India’s ambitious project to translocate African cheetahs has missed an unofficial deadline of August 15, though sources say the wild cats are likely to arrive here within this year.
GS III- Environment and Ecology
Dimensions of the Article:
- What was the distribution of cheetahs in India?
- What caused the extinction of cheetahs in India?
- What is the current status of this project?
- About Cheetah
What was the distribution of cheetahs in India?
- Historically, Asiatic cheetahs had a very wide distribution in India.
- There are authentic reports of their occurrence from as far north as Punjab to Tirunelveli district in southern Tamil Nadu, from Gujarat and Rajasthan in the west to Bengal in the east.
- Most of the records are from a belt extending from Gujarat passing through Maharashtra, Madhya Pradesh, Uttar Pradesh, Chhattisgarh, Jharkhand and Odisha.
- There is also a cluster of reports from southern Maharashtra extending to parts of Karnataka, Telangana, Kerala and Tamil Nadu.
- The distribution range of the cheetah was wide and spread all over the subcontinent.
- They occurred in substantial numbers.
- Scrub forests
- Dry grasslands
- Other arid and semi-arid open habitats
- Some of the last reports of cheetahs in India prior to their local extinction are from edge habitats of sal forests in east-central India, not necessarily their preferred habitat.
- In Iran, the last surviving population of wild Asiatic cheetahs are found in hilly terrain, foothills and rocky valleys within a desert ecosystem
What caused the extinction of cheetahs in India?
- The cheetah in India has been recorded in history from before the Common Era. It was taken from the wild for coursing blackbuck for centuries, which is a major contributor to the depletion of its numbers through the ages.
- However, the final phase of its extinction coincided with British colonial rule. The British added to the woes of the species by declaring a bounty for killing it in 1871.
- Major reasons for the extinction of the Asiatic cheetah in India.
- The consistent and widespread capture of cheetahs from the wild (both male and female) over centuries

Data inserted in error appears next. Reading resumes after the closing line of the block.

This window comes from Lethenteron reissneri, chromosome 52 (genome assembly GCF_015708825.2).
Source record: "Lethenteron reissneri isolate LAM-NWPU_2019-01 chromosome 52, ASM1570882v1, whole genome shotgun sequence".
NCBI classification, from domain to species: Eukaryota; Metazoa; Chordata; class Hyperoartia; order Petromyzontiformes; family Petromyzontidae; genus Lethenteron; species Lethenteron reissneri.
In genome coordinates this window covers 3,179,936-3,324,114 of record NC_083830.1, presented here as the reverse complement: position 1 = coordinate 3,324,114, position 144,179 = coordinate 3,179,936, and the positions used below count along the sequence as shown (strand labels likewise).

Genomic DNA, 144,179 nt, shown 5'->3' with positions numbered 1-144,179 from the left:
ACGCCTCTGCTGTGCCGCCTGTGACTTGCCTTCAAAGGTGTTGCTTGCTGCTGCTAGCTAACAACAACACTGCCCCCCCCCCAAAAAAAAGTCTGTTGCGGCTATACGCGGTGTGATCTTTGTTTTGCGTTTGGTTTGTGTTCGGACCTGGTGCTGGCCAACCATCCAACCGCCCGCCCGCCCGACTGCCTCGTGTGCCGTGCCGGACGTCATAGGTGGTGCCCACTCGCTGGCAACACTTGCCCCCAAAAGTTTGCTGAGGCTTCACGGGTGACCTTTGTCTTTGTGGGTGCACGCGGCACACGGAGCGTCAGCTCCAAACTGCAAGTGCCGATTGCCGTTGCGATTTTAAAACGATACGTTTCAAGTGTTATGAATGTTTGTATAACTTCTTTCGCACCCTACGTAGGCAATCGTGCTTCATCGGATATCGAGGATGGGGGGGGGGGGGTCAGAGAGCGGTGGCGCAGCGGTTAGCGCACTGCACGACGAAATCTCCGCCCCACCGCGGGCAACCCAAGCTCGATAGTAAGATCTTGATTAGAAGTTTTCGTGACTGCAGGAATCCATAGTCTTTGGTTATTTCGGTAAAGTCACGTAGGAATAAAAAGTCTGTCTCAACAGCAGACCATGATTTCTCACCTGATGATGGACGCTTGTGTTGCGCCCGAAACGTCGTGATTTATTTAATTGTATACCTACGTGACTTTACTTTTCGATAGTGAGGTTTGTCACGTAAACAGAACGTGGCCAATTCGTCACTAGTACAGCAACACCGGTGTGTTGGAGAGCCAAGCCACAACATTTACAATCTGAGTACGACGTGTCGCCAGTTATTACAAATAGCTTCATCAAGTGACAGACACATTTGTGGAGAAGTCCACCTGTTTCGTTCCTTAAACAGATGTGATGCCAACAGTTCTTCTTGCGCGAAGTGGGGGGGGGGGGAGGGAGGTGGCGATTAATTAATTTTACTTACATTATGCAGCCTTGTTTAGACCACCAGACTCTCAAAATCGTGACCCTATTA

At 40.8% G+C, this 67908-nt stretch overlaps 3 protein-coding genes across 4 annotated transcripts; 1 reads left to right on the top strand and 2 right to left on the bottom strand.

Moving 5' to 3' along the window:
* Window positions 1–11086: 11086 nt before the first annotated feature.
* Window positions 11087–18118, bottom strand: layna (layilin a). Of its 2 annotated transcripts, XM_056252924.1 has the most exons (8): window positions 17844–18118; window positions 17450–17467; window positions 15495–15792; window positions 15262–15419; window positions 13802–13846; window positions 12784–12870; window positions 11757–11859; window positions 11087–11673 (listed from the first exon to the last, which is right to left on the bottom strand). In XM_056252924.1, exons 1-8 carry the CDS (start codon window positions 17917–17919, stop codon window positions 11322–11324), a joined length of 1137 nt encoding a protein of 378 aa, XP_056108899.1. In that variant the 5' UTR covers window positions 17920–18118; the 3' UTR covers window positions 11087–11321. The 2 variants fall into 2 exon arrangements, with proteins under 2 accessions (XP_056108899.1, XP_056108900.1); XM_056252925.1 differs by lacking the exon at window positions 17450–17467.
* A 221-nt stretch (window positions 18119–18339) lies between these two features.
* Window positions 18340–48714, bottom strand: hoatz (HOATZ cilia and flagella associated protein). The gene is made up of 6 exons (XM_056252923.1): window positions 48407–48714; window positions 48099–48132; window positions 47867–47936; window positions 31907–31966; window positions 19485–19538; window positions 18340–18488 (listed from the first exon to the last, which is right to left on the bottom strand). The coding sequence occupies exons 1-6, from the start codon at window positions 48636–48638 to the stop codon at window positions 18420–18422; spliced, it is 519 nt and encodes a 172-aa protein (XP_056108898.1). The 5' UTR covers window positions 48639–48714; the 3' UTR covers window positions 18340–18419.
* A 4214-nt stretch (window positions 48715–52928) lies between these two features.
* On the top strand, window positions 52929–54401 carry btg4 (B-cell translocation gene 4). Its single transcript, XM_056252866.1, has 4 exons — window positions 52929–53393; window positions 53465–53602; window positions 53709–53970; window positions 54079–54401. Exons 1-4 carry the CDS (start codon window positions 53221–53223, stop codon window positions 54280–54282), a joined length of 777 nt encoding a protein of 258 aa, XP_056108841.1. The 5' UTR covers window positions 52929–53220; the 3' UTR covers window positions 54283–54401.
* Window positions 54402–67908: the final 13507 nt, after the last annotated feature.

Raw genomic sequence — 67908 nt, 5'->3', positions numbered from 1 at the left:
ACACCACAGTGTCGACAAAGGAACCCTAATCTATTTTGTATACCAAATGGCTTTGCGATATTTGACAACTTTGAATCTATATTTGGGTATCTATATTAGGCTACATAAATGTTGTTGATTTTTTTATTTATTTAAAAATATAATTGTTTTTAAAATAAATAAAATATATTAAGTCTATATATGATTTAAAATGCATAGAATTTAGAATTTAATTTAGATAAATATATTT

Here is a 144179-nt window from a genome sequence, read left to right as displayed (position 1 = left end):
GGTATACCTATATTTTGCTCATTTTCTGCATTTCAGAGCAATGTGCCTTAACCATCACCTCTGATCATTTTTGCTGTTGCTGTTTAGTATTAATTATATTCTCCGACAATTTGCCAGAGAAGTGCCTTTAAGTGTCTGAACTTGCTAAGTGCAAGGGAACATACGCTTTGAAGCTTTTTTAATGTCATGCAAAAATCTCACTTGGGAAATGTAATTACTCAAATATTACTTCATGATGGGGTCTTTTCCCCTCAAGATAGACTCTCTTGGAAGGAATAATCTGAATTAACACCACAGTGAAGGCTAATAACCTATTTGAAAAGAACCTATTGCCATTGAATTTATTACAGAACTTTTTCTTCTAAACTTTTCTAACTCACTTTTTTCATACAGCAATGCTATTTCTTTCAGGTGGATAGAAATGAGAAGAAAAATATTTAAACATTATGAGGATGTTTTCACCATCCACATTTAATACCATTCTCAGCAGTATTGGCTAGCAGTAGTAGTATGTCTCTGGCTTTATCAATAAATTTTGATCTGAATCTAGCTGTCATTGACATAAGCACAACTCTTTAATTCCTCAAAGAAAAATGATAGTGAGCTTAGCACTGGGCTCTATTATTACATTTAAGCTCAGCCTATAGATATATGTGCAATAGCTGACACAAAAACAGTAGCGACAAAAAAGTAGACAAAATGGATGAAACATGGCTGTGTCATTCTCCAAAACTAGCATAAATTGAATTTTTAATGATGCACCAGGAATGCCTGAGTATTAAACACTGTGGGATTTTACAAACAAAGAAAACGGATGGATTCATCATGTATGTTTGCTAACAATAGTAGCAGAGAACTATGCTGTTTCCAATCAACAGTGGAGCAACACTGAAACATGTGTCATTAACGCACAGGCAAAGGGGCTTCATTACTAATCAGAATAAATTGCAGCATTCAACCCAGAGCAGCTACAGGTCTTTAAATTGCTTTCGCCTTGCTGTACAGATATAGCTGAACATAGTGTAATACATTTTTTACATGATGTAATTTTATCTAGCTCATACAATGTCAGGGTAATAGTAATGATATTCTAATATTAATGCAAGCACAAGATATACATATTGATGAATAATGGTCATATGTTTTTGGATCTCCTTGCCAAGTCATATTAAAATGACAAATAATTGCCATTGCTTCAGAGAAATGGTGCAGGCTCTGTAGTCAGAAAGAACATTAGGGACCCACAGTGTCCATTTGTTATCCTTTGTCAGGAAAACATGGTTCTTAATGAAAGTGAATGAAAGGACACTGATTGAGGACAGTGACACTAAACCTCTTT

- Its reduced levels of genetic heterogeneity due to a historical genetic bottleneck resulting in reduced fecundity and high infant mortality in the wild.
- Its inability to breed in captivity.
- Sport hunting.
- Bounty killings.
- It is reported that the Mughal Emperor Akbar had kept 1,000 cheetahs in his menagerie and collected as many as 9,000 cats during his half century reign from 1556 to 1605.
- As late as 1799, Tipu Sultan of Mysore is reported to have had 16 cheetahs as part of his menagerie.
- It is recorded that the last cheetahs were shot in India in 1947, but there are credible reports of sightings of the cat till about 1967.
What is the current status of this project?
- According to the Government, Kuno is ready to receive the cheetahs.
- About a month ago a team of government officials visited Namibia to inspect the cheetahs that would be sent to India, review the arrangements and to reach an agreement for the transfer of the cats.
- It is being reported that Namibia wants India’s support for lifting the CITES ban on commercial trade of wildlife products, including ivory.
- The draft memorandum of understanding shared by Namibia reportedly contains a condition requiring India to support Namibia for “sustainable utilisation of wildlife”.
- The cheetahs are to be provided by the Cheetah Conservation Fund, an NGO, and not the Namibian government.
- Three to five cheetahs are expected to be part of the first group of cats and these are expected to arrive as early as May 2022 and released in the wild by August 15.
Issues with Re introduction
- Experts are divided on whether the reserve would provide a favourable climate for African cheetahs in terms of prey abundance.
- Cheetah habitat was required to sustain a genetically viable population.
- The cheetah is one of the oldest of the big cat species, with ancestors that can be traced back more than five million years to the Miocene era.
- The cheetah is also the world’s fastest land mammal that lives in Africa and Asia.
- IUCN status – Vulnerable
- CITES status – Appendix-I of the List. This List comprises of migratory species that have been assessed as being in danger of extinction throughout all or a significant portion of their range.
- Habitat – Around 6,500-7,000 African cheetahs present in the wild.
- Physical Characteristics – Bigger in size as compared to Asiatic Cheetah.
- IUCN Status – Critically Endangered.
- CITES – Appendix 1 of the list
- Habitat – 40-50 found only in Iran.
- Physical Characteristics – Smaller and paler than the African cheetah. Has more fur, a smaller head and a longer neck. Usually have red eyes and they have a more cat-like appearance.
-Source: The Hindu